So, there you have it: fitness tracking features to help you reach your movement and exercise goals. Even if you aren’t an intense athlete, or the only time you run is if you are running late, a fitness tracker can help keep you aware of how much you’re walking around and moving each day. At FastMed, we see patients every day who have diabetes, aching joints, or low energy because they’re overweight. Be proactive with your health. You’ve only got one body in this life, so take good care of it!
FastMed Urgent Care is the official 2015 urgent care provider and sponsor of Piedmont Youth Football & Cheer League (PYFCL). This American Youth Football organization has 12 associations with several individual teams accounting for over 1,600 total participants.
The partnership means FastMed will offer PYFCL participants access to affordable sports physicals and support the young player’s needs for urgent medical treatment and injury prevention education on concussions and other sports related injuries. Participants will have access to walk-in medical treatment at all FastMed locations.
In addition, FastMed will be providing five-gallon coolers to each individual association as part of the FastMed Keep Cooler Program. The program reminds youth athletes of the dangers of heat injuries and the importance of staying hydrated while playing sports. Learn more about the Keep Cooler Program here.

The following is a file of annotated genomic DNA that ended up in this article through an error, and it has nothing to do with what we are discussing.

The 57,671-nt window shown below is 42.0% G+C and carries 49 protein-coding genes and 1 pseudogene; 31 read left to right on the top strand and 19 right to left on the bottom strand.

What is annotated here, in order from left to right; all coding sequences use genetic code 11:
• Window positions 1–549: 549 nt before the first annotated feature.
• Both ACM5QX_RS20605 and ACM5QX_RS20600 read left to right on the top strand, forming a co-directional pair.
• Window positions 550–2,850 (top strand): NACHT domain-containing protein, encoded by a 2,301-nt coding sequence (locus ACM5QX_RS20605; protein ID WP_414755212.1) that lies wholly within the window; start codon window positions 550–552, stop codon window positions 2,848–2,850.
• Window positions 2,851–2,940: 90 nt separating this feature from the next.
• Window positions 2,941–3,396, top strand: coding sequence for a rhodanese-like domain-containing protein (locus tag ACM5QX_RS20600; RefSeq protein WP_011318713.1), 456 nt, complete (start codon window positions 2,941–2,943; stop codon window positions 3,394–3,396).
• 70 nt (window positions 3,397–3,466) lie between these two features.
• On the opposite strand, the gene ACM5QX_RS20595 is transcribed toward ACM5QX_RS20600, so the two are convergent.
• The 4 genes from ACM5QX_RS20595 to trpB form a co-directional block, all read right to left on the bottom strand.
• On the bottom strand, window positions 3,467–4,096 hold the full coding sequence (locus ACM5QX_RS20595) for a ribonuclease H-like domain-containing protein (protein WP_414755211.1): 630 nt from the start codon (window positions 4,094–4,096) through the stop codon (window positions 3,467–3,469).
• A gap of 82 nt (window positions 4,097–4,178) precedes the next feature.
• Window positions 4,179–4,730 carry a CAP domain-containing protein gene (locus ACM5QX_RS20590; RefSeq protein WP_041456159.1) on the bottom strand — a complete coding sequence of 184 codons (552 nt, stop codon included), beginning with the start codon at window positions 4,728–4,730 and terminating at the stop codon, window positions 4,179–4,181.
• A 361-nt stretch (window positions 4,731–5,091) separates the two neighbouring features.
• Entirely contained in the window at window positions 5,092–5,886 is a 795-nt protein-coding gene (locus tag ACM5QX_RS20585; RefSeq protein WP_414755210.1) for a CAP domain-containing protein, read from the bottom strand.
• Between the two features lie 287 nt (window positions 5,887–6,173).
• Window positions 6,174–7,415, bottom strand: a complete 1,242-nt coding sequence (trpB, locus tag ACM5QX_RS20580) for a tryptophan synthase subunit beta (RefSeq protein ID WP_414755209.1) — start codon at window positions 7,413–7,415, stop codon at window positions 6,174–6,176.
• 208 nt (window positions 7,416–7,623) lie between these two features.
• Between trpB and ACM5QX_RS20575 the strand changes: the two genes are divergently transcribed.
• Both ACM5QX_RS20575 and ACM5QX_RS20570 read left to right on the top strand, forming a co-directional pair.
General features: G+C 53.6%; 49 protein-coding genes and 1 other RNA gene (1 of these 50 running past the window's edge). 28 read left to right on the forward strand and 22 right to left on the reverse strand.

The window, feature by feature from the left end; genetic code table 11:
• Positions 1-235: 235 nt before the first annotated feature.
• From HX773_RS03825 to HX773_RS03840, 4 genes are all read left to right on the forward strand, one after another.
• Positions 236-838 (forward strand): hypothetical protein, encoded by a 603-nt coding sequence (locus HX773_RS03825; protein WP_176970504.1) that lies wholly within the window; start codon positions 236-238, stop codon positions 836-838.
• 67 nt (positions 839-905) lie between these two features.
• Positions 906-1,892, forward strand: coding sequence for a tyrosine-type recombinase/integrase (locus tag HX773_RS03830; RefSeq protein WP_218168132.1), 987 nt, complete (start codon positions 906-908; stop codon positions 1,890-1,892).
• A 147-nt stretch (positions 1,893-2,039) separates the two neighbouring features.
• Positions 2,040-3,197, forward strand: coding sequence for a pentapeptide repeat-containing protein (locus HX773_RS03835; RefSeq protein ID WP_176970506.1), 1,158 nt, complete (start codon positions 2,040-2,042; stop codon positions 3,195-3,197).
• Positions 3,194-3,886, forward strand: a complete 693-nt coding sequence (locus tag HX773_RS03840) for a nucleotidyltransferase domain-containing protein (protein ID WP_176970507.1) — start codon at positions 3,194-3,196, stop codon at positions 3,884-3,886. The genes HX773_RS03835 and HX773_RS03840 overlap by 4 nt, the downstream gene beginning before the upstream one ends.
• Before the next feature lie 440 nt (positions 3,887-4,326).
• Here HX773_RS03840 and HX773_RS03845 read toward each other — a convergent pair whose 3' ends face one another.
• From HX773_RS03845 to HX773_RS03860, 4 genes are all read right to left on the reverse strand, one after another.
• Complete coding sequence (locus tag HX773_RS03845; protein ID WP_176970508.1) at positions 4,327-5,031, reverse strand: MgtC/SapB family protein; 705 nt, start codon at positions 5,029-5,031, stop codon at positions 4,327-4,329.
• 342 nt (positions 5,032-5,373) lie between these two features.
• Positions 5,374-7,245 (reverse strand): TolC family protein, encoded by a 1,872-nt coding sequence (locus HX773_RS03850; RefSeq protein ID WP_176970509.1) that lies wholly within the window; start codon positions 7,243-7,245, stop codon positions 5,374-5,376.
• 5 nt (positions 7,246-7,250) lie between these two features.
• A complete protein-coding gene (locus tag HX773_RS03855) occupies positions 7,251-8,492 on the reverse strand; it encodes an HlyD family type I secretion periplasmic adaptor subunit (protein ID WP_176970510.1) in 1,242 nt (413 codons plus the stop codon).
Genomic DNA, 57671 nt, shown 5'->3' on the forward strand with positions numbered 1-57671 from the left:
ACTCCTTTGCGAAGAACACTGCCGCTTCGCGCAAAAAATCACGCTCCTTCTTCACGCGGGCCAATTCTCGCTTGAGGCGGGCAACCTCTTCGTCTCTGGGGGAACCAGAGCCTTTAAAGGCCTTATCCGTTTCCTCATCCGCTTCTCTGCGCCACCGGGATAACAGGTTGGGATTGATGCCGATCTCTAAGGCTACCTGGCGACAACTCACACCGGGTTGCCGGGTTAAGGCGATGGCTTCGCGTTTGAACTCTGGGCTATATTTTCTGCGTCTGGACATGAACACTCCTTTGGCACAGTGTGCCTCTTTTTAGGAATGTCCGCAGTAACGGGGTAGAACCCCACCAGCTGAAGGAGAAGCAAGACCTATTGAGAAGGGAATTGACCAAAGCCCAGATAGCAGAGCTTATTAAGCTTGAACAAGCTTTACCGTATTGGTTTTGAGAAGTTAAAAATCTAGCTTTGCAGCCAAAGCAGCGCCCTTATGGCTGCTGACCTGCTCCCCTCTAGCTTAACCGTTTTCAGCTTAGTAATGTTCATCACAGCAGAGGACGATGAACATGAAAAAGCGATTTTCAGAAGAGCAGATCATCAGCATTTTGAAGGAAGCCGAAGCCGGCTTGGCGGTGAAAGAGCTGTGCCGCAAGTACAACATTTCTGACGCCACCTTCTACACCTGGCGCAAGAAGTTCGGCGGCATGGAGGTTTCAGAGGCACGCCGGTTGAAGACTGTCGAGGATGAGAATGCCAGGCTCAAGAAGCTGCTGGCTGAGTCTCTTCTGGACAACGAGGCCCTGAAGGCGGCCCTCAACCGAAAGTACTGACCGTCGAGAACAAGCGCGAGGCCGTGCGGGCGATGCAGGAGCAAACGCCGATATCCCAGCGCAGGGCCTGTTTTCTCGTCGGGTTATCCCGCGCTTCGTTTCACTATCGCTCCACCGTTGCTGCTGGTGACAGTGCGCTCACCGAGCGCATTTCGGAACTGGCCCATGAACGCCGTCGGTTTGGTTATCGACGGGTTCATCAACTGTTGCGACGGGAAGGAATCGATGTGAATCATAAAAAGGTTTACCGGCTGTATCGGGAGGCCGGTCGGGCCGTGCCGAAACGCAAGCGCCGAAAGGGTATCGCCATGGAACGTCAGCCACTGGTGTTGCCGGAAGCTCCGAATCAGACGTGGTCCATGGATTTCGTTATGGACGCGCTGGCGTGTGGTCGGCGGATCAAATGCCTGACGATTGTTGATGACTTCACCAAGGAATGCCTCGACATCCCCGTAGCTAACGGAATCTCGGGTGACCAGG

FastMed is committed to supporting local sports organizations in our communities to promote a healthy, active lifestyle. The mission of PYFCL is to enable children to benefit from participation in team sports and activities in a safe and structured environment. Through this active participation, American Youth Football & Cheer Programs teach fundamental values, skills, and knowledge that children will use throughout their lives. FastMed is looking forward to a great partnership and valuable relationship with PYFCL.
To learn more about PYFCL, please visit their website www.pyfcl.com.
Summer is a time to be outside having fun in the sun. We’re talking road trips, the beach, outdoor sports, the pool, camping…every great summer activity loved across America. However, the summer heat and humidity bring extra moisture to the air and can make us sweat, creating an ideal setting for fungal infections to develop. A fungal infection can hold you back from your favorite summer pursuits, so you should know what they are and how to treat them. Here are five common summer fungal infections to watch out for.
Athlete’s foot is, as you may have guessed, a fungal infection on the foot. This common infection causes peeling, redness, itching, blisters, and sometimes soreness of the infected area. It thrives in warm, moist environments such as shoes, socks, swimming pools, locker rooms, and public showers. Summer is a top season for this infection.